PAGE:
How this small company highlights the problem of valuing the Royal Mail float

One float that hasn't gripped the public imagination much has been that of Applied Graphene Materials, a company that floated on AIM on Wednesday.

Since its initial public offering (IPO) shares in the company have more than doubled. Launching at 155p, they have since risen above 380p during today's trade, before falling back a little.

The Wilton based company deals in the high-tech new material graphene, which is expected to revolutionise many aspects of our lives, with its light, strong and conductive properties.

But what's most interesting is that explosion in market capitalisation - from £26.2m to a number closer to £65m. It's an illustration of how difficult it is to get the pricing of an IPO right.

While there was a lot of attention on the various valuations that various banks pitched for the Royal Mail float - less has been given to the huge range between them, demonstrating how clueless we were to the true worth of the company.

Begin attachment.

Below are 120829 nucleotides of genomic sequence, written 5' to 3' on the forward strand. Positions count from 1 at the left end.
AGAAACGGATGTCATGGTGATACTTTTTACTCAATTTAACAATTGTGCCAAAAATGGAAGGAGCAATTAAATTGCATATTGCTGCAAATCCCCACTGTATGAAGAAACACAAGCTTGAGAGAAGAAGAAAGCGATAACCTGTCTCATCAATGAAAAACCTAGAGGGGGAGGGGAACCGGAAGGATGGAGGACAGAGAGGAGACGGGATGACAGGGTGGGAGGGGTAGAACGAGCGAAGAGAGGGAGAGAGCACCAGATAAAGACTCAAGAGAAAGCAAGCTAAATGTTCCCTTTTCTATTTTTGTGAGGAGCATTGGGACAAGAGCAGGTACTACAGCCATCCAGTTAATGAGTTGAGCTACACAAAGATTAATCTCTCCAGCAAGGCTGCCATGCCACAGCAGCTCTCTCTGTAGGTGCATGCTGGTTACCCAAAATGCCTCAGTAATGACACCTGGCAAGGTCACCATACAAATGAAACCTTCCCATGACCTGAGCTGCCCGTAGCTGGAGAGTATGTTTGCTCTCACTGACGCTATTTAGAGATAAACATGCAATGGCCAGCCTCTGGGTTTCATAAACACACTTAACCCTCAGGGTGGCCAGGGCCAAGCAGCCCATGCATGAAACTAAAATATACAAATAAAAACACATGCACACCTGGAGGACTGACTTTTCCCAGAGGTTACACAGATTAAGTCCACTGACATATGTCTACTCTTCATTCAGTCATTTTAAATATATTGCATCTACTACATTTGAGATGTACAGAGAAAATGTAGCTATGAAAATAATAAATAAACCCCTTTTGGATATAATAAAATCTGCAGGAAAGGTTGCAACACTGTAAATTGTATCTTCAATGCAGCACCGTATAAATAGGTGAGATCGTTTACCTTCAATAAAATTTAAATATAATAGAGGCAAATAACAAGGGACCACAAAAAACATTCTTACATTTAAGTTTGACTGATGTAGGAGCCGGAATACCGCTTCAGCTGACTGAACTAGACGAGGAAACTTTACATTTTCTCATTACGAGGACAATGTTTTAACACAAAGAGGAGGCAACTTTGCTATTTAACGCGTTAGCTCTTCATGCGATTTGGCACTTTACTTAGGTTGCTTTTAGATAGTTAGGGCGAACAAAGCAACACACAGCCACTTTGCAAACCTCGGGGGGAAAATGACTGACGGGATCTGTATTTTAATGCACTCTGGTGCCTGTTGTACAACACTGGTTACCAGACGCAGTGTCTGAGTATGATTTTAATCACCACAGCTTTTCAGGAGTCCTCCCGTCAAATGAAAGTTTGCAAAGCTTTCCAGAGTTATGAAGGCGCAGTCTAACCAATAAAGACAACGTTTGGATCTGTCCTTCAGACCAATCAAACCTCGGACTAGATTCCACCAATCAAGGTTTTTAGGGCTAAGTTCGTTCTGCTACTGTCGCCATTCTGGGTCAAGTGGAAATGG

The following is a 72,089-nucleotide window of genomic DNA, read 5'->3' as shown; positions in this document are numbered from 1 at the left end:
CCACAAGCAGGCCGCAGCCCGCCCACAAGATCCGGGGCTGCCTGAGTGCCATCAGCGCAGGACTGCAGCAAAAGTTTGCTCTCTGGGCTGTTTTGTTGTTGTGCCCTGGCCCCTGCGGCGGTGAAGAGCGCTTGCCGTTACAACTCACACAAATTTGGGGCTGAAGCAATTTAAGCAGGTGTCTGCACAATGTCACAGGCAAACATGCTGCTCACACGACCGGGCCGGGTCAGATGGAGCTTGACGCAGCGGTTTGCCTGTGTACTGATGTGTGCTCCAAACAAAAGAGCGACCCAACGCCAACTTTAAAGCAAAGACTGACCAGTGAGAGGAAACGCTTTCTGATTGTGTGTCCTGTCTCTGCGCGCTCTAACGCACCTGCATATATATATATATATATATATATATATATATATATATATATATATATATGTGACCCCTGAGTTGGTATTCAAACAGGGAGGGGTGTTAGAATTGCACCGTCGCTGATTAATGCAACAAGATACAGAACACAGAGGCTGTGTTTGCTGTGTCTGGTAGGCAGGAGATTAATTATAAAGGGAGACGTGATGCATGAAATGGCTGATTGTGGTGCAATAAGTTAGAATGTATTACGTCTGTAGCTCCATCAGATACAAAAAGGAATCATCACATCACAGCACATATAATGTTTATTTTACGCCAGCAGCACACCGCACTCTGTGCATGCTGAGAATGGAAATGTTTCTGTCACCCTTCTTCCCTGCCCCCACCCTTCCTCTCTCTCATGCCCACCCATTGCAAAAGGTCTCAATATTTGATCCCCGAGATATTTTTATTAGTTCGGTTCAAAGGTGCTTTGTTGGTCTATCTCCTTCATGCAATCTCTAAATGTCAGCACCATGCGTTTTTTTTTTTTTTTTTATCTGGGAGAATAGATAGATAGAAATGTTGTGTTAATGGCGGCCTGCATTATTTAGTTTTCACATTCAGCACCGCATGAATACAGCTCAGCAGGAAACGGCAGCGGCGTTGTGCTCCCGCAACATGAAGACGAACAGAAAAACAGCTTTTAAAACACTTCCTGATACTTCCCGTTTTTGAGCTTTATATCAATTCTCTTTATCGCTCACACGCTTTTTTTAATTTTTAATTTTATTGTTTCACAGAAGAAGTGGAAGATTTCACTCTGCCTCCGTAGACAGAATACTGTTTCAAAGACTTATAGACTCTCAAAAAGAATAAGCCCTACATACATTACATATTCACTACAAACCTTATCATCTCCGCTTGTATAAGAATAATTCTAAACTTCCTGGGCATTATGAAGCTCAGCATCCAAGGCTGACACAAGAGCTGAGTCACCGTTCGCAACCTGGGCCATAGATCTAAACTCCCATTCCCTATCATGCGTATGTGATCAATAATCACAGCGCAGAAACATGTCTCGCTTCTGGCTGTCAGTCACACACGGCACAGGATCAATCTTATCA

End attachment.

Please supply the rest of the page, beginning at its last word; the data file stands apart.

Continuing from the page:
It's just really hard to work out what something is worth until you have a market in it. Once you have people actually offering money for an item, expressing their willingness to pay, you can actually put a realistic value on something. Until then it's tricky.

As a result we see companies offering their shares more cheaply than what they guess they're worth. Do otherwise and you might end up like Facebook, with shares falling shortly after they begin trading. Or worse, you may not find enough buyers for your shares at all.

That's why many IPOs "pop" on their first day - rising sharply quickly in their first trading session. That Royal Mail shares did that should be no cause for alarm. The magnitude of the jump might be.

The point remains that before Royal Mail went to market no-one knew what it was worth - because we didn't know what people would be willing to pay for it.